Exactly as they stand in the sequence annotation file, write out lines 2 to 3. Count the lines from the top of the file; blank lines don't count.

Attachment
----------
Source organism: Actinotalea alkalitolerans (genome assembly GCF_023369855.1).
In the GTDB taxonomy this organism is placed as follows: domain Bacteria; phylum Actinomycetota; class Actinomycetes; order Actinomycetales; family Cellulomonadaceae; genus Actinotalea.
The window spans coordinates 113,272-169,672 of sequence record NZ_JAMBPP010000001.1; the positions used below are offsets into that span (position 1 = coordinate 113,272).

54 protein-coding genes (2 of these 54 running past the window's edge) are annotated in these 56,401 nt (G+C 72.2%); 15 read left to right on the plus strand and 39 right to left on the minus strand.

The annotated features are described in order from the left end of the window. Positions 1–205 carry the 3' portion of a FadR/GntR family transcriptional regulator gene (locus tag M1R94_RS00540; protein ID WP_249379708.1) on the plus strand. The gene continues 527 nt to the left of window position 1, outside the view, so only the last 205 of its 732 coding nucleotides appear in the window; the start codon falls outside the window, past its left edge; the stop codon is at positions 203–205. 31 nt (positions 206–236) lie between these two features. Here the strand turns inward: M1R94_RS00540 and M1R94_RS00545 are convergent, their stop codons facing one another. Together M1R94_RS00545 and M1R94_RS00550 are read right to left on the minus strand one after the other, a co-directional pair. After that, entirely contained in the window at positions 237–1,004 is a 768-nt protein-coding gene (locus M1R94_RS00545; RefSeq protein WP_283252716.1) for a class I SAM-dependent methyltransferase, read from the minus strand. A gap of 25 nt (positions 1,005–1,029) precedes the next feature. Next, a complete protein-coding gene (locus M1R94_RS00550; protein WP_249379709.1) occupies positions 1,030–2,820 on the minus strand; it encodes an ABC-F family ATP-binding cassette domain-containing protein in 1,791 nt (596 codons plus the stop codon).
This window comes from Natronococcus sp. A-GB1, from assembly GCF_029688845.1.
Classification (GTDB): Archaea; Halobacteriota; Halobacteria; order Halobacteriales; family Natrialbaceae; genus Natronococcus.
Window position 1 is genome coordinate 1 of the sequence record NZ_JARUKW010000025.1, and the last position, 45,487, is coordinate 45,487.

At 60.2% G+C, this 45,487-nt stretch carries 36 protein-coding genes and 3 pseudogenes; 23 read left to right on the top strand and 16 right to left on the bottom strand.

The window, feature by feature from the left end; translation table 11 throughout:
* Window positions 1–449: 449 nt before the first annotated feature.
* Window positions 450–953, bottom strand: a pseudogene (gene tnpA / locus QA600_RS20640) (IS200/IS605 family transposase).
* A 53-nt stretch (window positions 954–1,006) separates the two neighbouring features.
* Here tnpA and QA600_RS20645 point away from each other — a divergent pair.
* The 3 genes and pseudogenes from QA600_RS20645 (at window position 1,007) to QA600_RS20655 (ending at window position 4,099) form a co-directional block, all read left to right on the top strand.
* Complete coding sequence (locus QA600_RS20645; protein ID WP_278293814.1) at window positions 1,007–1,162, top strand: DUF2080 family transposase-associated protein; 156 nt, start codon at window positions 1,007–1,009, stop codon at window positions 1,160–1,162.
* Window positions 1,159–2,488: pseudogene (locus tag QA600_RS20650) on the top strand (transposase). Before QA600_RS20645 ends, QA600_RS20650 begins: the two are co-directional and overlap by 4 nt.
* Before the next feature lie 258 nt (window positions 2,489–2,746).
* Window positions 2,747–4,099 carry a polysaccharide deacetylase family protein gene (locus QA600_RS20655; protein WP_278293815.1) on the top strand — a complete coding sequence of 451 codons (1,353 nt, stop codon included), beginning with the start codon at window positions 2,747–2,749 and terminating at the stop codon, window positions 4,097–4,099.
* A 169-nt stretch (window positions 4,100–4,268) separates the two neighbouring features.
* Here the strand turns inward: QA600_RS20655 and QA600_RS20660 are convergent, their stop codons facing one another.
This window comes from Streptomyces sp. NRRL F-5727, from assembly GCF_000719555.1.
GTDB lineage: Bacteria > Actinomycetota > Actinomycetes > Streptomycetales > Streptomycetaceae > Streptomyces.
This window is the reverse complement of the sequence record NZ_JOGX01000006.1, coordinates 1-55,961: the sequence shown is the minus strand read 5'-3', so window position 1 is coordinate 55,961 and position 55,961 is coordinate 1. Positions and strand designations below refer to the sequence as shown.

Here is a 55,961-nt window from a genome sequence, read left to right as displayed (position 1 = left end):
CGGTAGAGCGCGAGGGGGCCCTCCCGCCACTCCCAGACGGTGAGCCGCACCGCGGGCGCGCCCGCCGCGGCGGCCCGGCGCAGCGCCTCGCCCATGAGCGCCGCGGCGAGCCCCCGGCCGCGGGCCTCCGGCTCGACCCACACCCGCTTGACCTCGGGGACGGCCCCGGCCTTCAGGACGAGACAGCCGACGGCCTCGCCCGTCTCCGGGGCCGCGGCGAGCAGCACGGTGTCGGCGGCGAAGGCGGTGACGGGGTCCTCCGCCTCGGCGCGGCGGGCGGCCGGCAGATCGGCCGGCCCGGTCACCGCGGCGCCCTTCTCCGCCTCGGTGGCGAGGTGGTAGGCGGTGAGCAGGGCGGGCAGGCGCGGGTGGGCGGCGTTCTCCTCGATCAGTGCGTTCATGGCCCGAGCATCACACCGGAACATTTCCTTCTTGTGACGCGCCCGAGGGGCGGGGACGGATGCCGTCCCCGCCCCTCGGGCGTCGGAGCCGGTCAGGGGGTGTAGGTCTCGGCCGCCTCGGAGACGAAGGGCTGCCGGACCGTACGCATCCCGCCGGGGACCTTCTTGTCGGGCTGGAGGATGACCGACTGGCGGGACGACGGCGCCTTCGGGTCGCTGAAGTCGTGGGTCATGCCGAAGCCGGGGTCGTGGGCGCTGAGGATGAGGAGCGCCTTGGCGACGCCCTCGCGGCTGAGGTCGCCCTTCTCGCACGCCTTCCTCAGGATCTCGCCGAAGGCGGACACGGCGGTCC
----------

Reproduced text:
In the GTDB taxonomy this organism is placed as follows: domain Bacteria; phylum Actinomycetota; class Actinomycetes; order Actinomycetales; family Cellulomonadaceae; genus Actinotalea.
The window spans coordinates 113,272-169,672 of sequence record NZ_JAMBPP010000001.1; the positions used below are offsets into that span (position 1 = coordinate 113,272).